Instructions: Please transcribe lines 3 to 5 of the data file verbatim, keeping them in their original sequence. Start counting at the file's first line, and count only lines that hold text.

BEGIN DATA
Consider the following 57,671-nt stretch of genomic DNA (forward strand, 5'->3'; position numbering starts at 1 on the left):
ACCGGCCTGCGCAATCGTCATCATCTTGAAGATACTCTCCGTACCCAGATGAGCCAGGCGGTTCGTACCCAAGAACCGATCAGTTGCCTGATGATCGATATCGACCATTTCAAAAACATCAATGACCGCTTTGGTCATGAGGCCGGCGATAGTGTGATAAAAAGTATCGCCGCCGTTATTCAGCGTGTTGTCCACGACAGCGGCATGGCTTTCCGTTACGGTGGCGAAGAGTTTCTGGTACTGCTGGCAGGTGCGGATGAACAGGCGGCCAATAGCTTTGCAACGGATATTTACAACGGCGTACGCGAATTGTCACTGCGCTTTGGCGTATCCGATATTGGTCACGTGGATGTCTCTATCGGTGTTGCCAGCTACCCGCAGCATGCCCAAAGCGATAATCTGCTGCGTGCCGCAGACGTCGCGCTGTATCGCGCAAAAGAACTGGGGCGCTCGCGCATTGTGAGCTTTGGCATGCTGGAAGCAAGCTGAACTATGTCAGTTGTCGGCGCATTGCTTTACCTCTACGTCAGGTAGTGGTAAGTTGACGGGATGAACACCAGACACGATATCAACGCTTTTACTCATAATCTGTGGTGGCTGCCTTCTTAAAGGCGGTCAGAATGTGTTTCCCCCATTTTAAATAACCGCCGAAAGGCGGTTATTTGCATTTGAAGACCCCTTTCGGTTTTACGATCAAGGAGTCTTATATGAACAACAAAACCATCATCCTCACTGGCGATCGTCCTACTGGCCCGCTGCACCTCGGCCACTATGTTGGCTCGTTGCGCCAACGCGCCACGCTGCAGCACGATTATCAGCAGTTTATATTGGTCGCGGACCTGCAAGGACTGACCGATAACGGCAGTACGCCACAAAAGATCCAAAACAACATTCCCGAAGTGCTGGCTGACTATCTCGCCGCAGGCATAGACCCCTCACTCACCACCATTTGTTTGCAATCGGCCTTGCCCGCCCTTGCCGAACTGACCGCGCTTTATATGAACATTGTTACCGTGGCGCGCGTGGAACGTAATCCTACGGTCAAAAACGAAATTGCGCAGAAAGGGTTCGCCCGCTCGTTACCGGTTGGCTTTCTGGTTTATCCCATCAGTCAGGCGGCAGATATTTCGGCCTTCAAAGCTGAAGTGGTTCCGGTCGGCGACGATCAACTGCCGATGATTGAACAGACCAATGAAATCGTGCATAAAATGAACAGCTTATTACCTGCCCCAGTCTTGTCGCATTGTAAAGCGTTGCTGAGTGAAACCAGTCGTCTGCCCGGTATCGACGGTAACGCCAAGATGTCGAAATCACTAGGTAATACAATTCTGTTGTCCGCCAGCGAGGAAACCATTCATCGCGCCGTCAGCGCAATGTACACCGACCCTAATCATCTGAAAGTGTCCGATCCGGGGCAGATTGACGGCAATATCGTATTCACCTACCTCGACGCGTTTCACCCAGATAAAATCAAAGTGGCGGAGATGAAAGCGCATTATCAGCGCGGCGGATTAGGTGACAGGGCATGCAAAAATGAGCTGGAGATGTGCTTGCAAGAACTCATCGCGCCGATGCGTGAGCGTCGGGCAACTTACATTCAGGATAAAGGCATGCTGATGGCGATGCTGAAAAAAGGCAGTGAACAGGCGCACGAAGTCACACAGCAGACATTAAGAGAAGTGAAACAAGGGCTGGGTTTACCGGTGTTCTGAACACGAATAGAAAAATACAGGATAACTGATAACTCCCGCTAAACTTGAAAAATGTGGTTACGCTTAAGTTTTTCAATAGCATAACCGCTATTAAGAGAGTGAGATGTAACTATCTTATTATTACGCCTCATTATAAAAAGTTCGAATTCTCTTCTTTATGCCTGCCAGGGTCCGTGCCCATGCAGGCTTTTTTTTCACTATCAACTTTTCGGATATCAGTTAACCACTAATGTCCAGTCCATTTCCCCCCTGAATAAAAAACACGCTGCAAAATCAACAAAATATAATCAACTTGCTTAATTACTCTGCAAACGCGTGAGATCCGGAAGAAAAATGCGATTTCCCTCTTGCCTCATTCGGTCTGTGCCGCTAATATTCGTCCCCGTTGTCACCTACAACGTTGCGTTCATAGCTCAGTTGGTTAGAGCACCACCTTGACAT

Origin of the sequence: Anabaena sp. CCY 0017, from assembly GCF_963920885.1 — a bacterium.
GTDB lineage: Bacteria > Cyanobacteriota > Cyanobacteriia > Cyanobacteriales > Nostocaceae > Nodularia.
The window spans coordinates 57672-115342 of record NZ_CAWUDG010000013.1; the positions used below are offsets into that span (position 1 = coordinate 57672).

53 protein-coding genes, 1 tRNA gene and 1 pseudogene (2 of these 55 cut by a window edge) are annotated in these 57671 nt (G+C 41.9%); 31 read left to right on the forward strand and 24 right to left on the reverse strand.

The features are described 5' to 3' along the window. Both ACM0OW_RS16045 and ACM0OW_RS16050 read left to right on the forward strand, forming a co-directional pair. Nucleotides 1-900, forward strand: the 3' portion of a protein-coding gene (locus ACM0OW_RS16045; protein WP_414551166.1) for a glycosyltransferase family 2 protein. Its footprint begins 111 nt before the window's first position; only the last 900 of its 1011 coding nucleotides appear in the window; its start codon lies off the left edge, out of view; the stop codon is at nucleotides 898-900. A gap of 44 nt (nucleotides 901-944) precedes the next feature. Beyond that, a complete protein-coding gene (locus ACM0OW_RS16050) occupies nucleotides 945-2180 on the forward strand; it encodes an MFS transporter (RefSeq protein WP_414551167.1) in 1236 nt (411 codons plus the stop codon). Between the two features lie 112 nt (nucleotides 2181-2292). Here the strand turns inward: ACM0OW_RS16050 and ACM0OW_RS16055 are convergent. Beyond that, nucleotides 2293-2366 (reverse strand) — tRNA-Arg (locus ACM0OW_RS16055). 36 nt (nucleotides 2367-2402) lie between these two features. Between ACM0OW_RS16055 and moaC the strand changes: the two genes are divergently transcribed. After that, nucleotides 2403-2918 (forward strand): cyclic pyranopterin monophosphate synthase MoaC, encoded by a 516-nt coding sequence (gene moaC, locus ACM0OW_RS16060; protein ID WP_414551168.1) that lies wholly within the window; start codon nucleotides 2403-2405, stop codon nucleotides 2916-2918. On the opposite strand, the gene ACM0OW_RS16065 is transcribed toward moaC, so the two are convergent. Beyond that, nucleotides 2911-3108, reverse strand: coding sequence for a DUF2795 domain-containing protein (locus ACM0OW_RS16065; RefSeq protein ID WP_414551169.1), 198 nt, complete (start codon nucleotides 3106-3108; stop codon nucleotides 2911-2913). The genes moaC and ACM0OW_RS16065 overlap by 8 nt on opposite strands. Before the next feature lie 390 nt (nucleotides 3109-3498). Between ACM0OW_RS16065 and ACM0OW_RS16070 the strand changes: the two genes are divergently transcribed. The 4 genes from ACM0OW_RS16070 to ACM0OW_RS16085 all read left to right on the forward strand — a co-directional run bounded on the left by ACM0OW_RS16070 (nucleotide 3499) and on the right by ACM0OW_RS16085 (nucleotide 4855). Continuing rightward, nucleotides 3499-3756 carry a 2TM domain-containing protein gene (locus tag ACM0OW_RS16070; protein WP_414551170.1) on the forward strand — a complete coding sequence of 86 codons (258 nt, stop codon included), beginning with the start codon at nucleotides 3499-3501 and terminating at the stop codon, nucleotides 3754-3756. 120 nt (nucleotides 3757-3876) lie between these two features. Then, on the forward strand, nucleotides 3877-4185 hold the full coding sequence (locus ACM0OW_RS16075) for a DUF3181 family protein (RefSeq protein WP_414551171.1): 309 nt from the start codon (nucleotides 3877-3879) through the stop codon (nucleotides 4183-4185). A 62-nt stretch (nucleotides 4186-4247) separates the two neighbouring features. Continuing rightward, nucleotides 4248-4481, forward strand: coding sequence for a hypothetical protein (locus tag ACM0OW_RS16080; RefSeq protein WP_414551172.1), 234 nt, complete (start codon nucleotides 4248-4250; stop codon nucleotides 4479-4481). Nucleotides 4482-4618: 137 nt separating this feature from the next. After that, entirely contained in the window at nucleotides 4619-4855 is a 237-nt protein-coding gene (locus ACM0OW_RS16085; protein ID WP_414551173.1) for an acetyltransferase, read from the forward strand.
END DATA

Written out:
Origin of the sequence: Anabaena sp. CCY 0017, from assembly GCF_963920885.1 — a bacterium.
GTDB lineage: Bacteria > Cyanobacteriota > Cyanobacteriia > Cyanobacteriales > Nostocaceae > Nodularia.
The window spans coordinates 57672-115342 of record NZ_CAWUDG010000013.1; the positions used below are offsets into that span (position 1 = coordinate 57672).